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This volume, along with its companion work, "Gloucestershire 1: The Cotswolds" provides a comprehensive guide to the architecture of Gloucestershire. Alan Brooks's extensively revised and expanded editions of David Verey's original volumes bring together research on a county unusually rich in attractive and interesting buildings. This volume covers the...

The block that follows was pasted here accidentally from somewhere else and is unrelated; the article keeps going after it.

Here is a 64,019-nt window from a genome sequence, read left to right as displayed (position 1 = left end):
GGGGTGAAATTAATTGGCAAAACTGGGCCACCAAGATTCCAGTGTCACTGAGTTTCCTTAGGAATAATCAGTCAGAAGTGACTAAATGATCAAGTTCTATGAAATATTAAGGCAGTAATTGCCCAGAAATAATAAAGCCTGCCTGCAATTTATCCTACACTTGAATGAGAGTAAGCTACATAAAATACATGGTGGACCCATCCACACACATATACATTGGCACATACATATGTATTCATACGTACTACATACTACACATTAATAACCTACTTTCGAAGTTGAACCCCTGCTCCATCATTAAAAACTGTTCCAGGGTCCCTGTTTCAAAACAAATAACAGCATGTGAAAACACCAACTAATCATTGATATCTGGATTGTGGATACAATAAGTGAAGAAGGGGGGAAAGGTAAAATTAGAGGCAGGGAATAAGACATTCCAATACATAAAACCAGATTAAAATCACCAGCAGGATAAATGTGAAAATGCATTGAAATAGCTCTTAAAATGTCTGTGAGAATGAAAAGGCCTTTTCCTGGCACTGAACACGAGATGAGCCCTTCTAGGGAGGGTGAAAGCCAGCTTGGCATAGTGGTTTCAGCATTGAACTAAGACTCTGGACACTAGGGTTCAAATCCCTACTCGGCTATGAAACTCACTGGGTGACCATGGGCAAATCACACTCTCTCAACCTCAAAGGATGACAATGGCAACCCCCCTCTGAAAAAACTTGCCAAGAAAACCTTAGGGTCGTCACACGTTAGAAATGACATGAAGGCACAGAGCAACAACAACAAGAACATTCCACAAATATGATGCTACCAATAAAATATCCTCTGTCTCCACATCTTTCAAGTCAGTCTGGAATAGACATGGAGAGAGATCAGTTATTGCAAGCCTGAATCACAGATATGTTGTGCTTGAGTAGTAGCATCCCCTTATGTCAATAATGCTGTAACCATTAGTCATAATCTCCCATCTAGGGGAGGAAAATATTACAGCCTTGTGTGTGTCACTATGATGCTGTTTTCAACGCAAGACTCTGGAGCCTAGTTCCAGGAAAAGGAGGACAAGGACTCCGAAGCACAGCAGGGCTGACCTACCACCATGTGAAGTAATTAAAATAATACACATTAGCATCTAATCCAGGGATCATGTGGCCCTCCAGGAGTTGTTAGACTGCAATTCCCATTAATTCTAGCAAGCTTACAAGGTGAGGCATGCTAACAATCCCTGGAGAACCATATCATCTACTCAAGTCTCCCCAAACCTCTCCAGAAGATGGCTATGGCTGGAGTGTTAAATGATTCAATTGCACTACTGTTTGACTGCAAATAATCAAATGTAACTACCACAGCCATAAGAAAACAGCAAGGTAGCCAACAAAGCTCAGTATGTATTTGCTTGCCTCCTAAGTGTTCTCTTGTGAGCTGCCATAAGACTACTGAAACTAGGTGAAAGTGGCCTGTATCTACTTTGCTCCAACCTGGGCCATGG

This volume, along with its companion work, "Gloucestershire 1: The Cotswolds" provides a comprehensive guide to the architecture of Gloucestershire. Alan Brooks's extensively revised and expanded editions of David Verey's original volumes bring together research on a county unusually rich in attractive and interesting buildings. This volume covers the Vale and the Forest of Dean. The area covered lies on both sides of the River Severn, rising from the flat alluvial lands on its banks to the lower slopes of the Cotswold Escarpment on the east and the rough wooded hills of the Forest of Dean on the Welsh border, with its distinctive industrial inheritance. Architecture is generally more varied and unpredictable than in the Cotswolds: stone, timber, brick and stucco all have local strongholds. The Vale of Gloucestershire is most famous for its two great churches, Gloucester Cathedral and Tewkesbury Abbey, both Norman buildings with brilliantly inventive late-mediaeval modifications. Less well known are the intriguingly diverse monastic remains at Gloucester, which also preserves a remarkable industrial enclave around its 19th-century docks. The other major settlement is Cheltenham, the greatest English spa town of Regency days, with its fine parades of houses in stucco and stone. Country houses include Thornbury Castle, greatest of Early Tudor private houses, timber-framed manors such as Preston Court, and the extravagantly Neo-Gothic Toddington; churches range from the enigmatic Anglo-Saxon pair at Deerhurst to Randall Wells's Arts-and-Crafts experiment at Ke A full overview is given in the introduction, which includes specialist chapters on the earlier periods, vernacular architecture, and geology and building materials. Numerous maps, plans and over 120 photographs enhance the text, which also has a glossary and comprehensive indexes. Visitors and residents alike should find their understanding and enjoyment of west Gloucestershire is enhanced by this work.
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